The blackouts that left Candlestick Park in the gloom during a much-anticipated Monday Night Football matchup also dimmed the spotlight that would have otherwise been shining on the 49ers after their 20-3 victory over the Pittsburgh Steelers.

Rather than focusing on the team's success, talk turned Tuesday to the many failings of the 51-year-old stadium and the 49ers' plan to move outside of the city limits and build a new stadium in nearby Santa Clara, Calif.

The San Francisco Police Department said it never discussed evacuating the sold-out stadium even though the blackouts conjured nationally televised images of World Series fans streaming out of Candlestick immediately after the 1989 Loma Prieta earthquake.

"Any decision to end the game would've come from the NFL," said a police spokesman. In the end, the NFL let the game go on.

The 49ers and the city have battled for years over the run-down stadium, including complaints of leaks, dilapidated parking lots, and poor security.

Earlier this year, two men were shot in a parking lot outside the stadium. There were also numerous fights inside the stadium, including one in which a man was beaten unconscious in a bathroom.

The 49ers are planning to have the new stadium completed by 2015.

Battle for Big Apple

Outspoken New York Jets coach Rex Ryan is billing Saturday's Christmas Eve showdown against the New York Giants as a battle for the Big Apple, but the fellow tenants of MetLife Stadium are not biting.

"There's going to be a butt in every single seat to see it, whether you're a Jets fan, a Giants fan or just a football fan, I mean this is going to be a great game," Ryan told reporters about his 8-6 Jets going against the 7-7 Giants. "I never came here to be little brother to anybody, so it's on."

Ryan said his Jets are better than the long-established Giants, founded 35 years earlier, having reached the AFC title game in each of his first two seasons as coach while the Giants have missed the playoffs.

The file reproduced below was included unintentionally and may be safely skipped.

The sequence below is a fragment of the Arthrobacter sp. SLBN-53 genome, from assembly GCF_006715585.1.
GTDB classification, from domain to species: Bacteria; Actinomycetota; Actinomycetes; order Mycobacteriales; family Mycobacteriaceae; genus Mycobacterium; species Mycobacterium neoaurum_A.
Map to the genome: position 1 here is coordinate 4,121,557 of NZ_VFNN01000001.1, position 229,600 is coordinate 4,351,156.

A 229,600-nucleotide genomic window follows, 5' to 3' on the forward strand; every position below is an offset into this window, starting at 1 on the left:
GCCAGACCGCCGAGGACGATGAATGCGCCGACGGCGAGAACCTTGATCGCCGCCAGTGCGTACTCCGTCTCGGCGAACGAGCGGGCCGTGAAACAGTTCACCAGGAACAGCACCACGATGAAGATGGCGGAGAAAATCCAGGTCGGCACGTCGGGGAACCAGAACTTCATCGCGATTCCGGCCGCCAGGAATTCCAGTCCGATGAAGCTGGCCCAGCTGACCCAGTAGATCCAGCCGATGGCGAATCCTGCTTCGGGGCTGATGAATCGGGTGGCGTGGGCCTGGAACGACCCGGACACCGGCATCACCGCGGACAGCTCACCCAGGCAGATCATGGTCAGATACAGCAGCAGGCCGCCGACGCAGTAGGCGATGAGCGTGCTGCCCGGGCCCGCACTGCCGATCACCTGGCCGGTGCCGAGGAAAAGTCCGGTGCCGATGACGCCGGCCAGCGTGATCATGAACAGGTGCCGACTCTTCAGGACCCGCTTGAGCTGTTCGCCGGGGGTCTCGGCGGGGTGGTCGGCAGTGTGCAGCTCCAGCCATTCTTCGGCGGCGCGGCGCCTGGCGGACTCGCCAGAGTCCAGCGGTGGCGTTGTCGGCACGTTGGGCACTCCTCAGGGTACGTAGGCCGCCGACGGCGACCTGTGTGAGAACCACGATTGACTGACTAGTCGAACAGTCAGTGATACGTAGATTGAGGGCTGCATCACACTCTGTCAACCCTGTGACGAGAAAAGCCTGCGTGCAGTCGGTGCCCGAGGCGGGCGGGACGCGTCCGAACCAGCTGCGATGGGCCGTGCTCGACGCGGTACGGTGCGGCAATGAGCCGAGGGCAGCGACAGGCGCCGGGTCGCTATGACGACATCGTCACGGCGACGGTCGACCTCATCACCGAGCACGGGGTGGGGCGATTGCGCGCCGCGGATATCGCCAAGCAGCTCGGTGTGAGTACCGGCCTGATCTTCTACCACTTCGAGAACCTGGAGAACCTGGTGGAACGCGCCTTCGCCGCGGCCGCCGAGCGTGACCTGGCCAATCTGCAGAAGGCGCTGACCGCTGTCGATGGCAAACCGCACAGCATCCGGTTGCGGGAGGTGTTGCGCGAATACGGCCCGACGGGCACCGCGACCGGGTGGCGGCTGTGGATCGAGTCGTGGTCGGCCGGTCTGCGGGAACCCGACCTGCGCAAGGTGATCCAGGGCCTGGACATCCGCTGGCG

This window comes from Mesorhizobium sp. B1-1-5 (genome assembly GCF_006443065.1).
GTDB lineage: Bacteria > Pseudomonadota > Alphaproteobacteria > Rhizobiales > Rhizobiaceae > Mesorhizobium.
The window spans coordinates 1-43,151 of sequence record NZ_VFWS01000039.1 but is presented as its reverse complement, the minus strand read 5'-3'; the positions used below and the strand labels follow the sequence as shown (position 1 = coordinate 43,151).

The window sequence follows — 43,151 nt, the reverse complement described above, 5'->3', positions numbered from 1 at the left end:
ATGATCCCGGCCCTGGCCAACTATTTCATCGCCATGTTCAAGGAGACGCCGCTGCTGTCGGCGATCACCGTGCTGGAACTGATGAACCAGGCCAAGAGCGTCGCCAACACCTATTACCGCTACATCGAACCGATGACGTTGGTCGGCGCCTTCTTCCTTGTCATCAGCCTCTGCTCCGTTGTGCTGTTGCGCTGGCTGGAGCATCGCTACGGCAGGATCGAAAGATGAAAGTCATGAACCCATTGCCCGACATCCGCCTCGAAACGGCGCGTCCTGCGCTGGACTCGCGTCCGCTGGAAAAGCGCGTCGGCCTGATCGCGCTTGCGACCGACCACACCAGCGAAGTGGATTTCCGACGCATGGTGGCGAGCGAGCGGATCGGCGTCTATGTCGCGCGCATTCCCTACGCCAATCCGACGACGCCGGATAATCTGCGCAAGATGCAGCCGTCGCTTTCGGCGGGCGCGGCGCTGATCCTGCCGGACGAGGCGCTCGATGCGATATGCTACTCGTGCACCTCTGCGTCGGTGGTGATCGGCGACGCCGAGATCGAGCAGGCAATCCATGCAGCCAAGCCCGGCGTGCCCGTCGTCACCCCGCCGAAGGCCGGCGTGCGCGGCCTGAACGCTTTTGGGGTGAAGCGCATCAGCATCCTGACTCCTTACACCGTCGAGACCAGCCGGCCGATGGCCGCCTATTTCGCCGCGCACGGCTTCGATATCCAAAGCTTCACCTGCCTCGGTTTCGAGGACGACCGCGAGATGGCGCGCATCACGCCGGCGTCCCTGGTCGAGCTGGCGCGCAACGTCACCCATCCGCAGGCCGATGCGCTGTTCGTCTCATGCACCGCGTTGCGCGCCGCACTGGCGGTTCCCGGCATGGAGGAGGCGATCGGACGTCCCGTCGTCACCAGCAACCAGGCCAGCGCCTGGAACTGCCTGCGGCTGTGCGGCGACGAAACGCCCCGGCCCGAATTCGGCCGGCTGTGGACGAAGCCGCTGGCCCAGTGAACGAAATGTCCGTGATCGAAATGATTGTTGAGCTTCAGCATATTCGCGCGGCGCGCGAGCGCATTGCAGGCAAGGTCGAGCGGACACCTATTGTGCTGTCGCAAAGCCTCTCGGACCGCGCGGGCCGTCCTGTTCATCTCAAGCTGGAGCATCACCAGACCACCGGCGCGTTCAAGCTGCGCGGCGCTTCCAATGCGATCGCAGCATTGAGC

Both teams are coming off bruising defeats that did little to help their playoff hopes. The Giants lost, 23-10, at home to the Washington Redskins, while the Jets were overwhelmed, 45-19, on the road by the Eagles.

By Saturday, those stinging losses will be replaced by a chance to both gain momentum and stick a fork in the crosstown rival.

The Giants must now beat the Jets and follow that with a victory over the Cowboys on New Year's Day to claim the NFC East title.

The Jets hold the inside track to an AFC wild-card berth, but could be overtaken should they lose Saturday.

Heads-up decision

The NFL will require teams to place certified athletic trainers in the press box to help monitor head injuries, a result of the Browns' failure to test quarterback Colt McCoy for a concussion. The league will send a memo to all 32 clubs Tuesday or Wednesday to explain the new protocol. The trainer will be able to monitor the entire game without distraction to inform medical staff on the field of any potential head injuries.

Supe to go

The biggest draw in television is going mobile. The Super Bowl will be streamed online and to phones this season for the first time. NBC's broadcasts will be available on the league's and network's websites and through Verizon's NFL Mobile app.

- Inquirer wire services